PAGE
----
Once again, Paul Smith wants to re-invent fashion
Before you flare up, consider if it’s worth the repercussions
ALL OF US, like fashion in its endless cycles of rinse and repeat invention, go through our sartorial phases. And it can be an arduous journey. You may start off safe, sticking to the classics, then venture into the calculated, and perhaps wind up in some mad spiral as you descend into the throes of avant-gardism. Then somehow you find your balance again, like a spinning top that returns to the stable middle, occasionally tilting to one side or the other ever so slightly, but still keeping yourself relatively centered.
Cyclical phases are not just the experience of fashion consumers. Designers go through them as well, with few exceptions. These exceptions would be Rei Kawakubo, Juun.J, the late Alexander McQueen, and Sir Paul Smith, who have maintained their positions in the solar system of fashion design while the orbits of others veer wildly from one universe to the next. You may not appreciate their style and aesthetic, but you cannot think them dull, unoriginal or without an opinion.
Paul Smith, however, has a warmer façade, emblazoned with quirks and the sense of humour of a street-wise relative. He turns 70 in a couple of months, but there’s zero evidence of the septuagenarian in him. Smith is up at half past six, doing laps at the pool before cycling to work. He designs 12 collections a year but still has the creative juice to create the many eclectic collaborations with numerous random labels.
In the last few months, he’s spent a significant sum of money restructuring the company. The intention is to align the many diffusion lines within Paul Smith.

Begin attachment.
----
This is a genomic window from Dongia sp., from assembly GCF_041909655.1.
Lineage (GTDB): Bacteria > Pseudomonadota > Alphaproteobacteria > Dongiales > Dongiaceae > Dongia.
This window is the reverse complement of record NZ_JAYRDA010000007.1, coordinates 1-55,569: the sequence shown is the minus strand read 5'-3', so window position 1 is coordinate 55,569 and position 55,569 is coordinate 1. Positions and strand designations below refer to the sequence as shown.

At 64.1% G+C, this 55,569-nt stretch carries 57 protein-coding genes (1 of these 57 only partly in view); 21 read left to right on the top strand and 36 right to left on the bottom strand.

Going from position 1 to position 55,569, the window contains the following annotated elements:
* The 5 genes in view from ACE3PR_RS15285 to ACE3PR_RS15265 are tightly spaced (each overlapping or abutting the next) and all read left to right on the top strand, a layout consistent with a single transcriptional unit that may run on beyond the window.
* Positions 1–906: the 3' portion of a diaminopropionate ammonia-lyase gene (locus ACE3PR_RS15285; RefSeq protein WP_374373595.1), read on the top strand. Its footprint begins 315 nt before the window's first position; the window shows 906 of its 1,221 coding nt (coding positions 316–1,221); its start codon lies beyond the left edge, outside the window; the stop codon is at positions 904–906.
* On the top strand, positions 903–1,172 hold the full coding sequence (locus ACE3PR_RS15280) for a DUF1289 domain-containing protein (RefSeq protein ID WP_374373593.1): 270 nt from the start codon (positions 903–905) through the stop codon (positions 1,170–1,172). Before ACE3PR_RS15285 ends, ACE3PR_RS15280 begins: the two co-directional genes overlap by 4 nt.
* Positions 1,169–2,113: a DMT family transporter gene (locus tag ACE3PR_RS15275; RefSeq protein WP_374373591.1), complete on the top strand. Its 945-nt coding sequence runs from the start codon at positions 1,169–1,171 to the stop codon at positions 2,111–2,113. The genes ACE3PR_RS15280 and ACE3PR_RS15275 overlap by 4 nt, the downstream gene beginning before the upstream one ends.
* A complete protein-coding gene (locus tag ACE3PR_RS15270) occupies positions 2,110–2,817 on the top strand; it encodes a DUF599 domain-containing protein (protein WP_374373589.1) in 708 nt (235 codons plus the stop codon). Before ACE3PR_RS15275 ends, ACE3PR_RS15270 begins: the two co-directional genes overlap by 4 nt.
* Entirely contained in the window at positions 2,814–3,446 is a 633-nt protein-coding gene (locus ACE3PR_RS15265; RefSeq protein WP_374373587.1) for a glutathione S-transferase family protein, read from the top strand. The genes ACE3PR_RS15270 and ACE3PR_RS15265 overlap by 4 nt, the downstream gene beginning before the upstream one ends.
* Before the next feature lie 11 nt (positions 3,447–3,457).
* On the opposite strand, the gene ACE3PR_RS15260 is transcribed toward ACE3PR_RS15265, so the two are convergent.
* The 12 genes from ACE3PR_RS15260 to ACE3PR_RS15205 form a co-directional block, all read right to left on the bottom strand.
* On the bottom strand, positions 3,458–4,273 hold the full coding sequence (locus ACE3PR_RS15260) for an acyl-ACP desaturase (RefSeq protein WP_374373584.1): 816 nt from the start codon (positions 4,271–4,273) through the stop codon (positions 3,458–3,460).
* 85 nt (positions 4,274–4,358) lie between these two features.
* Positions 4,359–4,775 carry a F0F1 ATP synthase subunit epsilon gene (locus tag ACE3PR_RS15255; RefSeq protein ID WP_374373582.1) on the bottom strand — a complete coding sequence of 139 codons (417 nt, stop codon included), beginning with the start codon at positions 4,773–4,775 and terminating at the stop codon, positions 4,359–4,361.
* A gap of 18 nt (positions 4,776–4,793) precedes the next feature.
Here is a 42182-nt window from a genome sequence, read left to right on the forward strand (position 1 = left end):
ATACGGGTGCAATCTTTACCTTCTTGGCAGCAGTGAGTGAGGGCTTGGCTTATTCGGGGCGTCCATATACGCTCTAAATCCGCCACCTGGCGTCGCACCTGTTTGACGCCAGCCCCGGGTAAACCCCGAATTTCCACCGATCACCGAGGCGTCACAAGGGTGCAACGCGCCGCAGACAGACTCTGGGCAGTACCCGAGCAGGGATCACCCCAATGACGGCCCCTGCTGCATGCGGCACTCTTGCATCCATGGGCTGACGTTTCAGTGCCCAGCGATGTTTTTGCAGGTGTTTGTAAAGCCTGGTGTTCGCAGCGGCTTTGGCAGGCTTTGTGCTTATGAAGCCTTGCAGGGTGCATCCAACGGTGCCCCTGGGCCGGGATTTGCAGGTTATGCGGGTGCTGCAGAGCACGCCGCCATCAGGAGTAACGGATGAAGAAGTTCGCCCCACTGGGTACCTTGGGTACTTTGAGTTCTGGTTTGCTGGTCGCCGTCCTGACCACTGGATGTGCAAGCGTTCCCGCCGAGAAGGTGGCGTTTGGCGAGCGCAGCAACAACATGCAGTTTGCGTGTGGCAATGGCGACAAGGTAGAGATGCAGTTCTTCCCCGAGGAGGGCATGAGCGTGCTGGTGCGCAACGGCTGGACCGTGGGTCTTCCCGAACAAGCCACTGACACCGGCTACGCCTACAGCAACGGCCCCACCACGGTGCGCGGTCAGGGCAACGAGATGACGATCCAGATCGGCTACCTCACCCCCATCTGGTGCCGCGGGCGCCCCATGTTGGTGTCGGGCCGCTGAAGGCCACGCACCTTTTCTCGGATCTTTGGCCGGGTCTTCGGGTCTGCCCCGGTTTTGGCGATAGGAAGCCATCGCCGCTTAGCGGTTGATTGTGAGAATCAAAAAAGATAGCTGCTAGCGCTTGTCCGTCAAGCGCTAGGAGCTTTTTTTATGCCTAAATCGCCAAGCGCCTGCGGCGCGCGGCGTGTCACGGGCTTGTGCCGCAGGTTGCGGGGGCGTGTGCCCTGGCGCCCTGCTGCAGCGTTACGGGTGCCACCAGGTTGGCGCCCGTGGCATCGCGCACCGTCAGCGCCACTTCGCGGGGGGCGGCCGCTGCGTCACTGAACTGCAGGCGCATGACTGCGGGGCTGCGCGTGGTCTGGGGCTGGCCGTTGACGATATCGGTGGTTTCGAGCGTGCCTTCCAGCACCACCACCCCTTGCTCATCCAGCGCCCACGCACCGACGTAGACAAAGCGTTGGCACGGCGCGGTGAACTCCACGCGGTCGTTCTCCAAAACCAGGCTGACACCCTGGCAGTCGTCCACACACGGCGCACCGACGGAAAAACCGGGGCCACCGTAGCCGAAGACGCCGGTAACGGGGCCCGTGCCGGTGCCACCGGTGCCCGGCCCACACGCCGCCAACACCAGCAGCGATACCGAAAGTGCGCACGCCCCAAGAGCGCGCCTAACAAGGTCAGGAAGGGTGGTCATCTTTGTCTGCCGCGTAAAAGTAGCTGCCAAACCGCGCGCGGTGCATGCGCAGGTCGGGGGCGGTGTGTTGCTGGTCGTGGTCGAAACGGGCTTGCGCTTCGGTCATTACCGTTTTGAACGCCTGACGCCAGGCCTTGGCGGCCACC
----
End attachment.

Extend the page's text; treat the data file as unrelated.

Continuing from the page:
In the coming season, there will only be two main lines ‒ Paul Smith and PS by Paul Smith ‒ and menswear and womenswear will be shown on the same runway. Smith’s presence will still be felt in the form of presentations on various fashion platforms across the style capitals of the world.
He clearly believes an excess of fashion has depreciated the inherent value of the work put into each item of clothing. At the same time, the merging of menswear and womenswear also suggests that how we think about fashion today is evolving. It says something because Smith has always advocated steady growth and organic development. He tells us more about why his recent decisions are necessary. Tell us more about the rationale behind the restructuring of the company. You’ve spent £1 million to do this, so it can’t be a decision that’s made over the course of a season. Is it something that has been brewing in the back of your mind for a while?
Of course, it’s been some time in the making. I’ve been working in the industry for a very long time and I’ve certainly never seen it as chaotic as it is right now. The speed with which everything is changing is very difficult to get your head around. The fish pond is the same size as before but there are a lot more brands fishing from it. It’s more competitive than it’s ever been. The changes we’ve made to simplify
the collections’ structure are meant to give us more focus and clarity. It’s never been more important than now to have clarity.